Dibble recommended the force main undergo rehabilitation within one year, utilizing a non-metallic material, to ensure the WAS discharge service remained uninterrupted. Various options were presented to the city for repair, including open cut installation of a new pipe, trenchless rehabilitation, Cured-In-Place-Pipe, or slip lining new pipe material. The city considered the options available for rehabilitation and also utilized their Wet Utility Pipeline Projects JOC and selected Achen-Gardner Construction to assist in pre-construction, the evaluation of replacement/rehabilitation options, and the construction of the project.

Plan of Action
Following discussion as a team, the city, Dibble, and Achen-Gardner determined trenchless construction to be the most viable option. Due to the length of the force main, at 13,886-feet, with 95% of the pipe alignment residing within a major five-lane arterial street surrounded by residential neighborhoods, businesses, parks, and an elementary school, the sliplining approach was the most cost effective and would cause the least amount of disturbance to the traveling public. Another advantage to the sliplining method was the ability to install 2,500-foot section of pipe using strategically located access pits which would decrease the excavation, backfill, and asphalt replacement typically associated with open cut installation.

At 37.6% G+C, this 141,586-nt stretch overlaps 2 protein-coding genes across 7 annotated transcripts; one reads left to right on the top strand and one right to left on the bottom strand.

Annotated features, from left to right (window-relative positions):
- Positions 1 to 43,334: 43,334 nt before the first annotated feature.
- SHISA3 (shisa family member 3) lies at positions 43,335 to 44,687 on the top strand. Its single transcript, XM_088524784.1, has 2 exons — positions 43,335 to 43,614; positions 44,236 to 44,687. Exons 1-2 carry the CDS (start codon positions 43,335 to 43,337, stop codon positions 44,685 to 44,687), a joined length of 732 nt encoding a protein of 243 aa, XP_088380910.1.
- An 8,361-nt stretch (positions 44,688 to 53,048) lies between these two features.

Sliplining is one of the oldest methods of trenchless rehabilitation. It involves pulling or pushing a new pipe into an existing pipe.

Three materials were considered for the sliplining method, thermoplastic high-density polyethylene (HDPE), fusible polyvinyl chloride (PVC), or with a compressed fit HDPE liner. Following a presentation to the city by Underground Solutions, an Aegion Corporation company, fusible PVC was the prime candidate for the sliplining method, due to the cost savings it provided over the other materials.

Fusible PVC

Working as a team, the city, Dibble, and Achen-Gardner developed a feasible construction plan. Dibble was also contracted to provide the construction administration and inspection services for the construction portion of the project. Project funding was set to be dispersed over two fiscal years. The project schedule was set such that a certain section had to be completed during the summer, to eliminate the impact of a school residing near the force main alignment. The fusible PVC slipline project began just after Memorial Day, on May 27, 2019.